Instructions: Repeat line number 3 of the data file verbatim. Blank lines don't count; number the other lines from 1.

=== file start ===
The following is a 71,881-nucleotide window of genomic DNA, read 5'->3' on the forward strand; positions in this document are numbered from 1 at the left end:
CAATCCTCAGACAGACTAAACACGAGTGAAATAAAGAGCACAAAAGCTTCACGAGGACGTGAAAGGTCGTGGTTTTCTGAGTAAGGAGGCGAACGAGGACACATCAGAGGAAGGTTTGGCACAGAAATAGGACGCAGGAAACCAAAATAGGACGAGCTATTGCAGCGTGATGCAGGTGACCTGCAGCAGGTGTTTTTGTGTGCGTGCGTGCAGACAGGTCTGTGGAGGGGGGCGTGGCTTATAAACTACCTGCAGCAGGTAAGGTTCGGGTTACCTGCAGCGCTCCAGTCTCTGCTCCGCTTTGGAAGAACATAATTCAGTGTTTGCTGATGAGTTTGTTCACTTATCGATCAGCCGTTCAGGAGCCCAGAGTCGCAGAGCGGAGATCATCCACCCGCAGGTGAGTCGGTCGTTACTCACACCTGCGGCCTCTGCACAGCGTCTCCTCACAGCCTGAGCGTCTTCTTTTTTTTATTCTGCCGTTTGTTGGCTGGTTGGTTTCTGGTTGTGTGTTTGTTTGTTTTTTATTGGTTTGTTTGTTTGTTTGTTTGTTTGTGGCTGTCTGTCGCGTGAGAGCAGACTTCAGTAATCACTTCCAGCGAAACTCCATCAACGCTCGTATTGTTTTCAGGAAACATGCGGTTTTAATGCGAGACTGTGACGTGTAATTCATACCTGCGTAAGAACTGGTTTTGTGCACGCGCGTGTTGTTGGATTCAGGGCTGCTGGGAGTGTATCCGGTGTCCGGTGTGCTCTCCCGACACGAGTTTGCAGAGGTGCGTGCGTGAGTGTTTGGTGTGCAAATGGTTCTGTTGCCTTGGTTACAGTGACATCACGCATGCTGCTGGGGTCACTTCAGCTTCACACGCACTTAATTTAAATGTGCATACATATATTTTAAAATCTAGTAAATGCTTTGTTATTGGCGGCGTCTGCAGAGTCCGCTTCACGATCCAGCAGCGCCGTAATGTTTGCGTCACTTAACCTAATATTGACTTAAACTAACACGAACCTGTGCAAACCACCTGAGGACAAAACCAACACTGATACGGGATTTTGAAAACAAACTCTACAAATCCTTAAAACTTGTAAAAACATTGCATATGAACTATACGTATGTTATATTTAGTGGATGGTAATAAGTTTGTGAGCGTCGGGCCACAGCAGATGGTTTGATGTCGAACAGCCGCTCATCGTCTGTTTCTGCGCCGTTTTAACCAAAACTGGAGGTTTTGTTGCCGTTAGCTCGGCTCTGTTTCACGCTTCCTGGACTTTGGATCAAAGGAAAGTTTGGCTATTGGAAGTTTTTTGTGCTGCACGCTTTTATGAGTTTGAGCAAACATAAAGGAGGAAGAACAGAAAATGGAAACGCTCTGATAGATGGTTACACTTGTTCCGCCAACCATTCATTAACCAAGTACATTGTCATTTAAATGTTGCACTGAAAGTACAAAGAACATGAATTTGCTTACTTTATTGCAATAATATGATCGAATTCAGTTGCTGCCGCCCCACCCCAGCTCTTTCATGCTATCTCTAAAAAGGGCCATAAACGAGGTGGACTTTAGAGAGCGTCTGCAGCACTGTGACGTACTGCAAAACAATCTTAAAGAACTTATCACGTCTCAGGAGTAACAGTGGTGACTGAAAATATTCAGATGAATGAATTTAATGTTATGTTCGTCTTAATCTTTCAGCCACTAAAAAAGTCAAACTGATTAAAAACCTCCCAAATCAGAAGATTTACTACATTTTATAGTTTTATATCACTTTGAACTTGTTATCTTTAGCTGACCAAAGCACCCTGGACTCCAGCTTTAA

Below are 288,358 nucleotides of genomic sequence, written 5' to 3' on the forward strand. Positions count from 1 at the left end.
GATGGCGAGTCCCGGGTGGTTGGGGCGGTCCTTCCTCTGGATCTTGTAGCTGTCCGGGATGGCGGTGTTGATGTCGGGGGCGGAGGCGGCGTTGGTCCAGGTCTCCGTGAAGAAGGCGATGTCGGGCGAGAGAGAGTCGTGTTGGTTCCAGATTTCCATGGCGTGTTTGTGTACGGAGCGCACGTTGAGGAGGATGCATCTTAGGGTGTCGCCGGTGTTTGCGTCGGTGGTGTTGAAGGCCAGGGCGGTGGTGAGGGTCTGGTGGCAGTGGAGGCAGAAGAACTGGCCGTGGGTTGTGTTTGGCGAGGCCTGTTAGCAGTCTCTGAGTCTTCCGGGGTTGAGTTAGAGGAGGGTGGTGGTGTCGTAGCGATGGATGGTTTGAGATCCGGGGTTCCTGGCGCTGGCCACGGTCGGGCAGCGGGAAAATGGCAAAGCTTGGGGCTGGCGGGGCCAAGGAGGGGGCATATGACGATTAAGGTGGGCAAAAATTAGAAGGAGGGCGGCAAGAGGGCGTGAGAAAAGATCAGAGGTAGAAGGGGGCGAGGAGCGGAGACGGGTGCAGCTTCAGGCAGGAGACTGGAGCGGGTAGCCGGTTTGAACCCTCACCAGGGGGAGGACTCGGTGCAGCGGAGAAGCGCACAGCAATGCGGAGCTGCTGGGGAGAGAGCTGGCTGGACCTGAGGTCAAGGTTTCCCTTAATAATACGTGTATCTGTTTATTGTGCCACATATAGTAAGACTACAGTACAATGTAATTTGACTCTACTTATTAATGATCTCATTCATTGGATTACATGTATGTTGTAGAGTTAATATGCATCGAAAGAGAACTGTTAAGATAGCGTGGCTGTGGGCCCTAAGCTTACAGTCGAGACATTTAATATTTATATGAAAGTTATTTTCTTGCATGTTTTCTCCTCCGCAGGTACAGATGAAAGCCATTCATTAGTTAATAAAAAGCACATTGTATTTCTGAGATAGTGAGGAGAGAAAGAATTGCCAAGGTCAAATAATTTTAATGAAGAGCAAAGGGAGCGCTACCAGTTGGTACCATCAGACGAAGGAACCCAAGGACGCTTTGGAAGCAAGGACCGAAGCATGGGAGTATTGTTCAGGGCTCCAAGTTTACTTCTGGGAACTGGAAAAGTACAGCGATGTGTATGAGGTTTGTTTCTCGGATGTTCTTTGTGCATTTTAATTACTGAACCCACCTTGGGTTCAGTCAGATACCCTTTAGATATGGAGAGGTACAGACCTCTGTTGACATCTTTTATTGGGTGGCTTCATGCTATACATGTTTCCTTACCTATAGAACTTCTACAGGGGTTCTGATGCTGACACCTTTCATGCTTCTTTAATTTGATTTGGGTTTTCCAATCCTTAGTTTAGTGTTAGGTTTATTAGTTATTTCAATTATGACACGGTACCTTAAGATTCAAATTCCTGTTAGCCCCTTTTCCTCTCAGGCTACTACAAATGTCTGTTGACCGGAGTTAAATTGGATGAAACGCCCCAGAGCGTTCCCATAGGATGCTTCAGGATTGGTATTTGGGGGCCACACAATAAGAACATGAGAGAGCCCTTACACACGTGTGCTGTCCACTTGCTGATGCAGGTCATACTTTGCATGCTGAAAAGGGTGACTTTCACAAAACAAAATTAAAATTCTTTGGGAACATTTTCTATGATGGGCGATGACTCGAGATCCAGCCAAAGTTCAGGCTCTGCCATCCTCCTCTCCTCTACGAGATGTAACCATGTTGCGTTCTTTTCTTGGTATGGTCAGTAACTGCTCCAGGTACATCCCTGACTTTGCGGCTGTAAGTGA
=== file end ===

Below are 288,358 nucleotides of genomic sequence, written 5' to 3' on the forward strand. Positions count from 1 at the left end.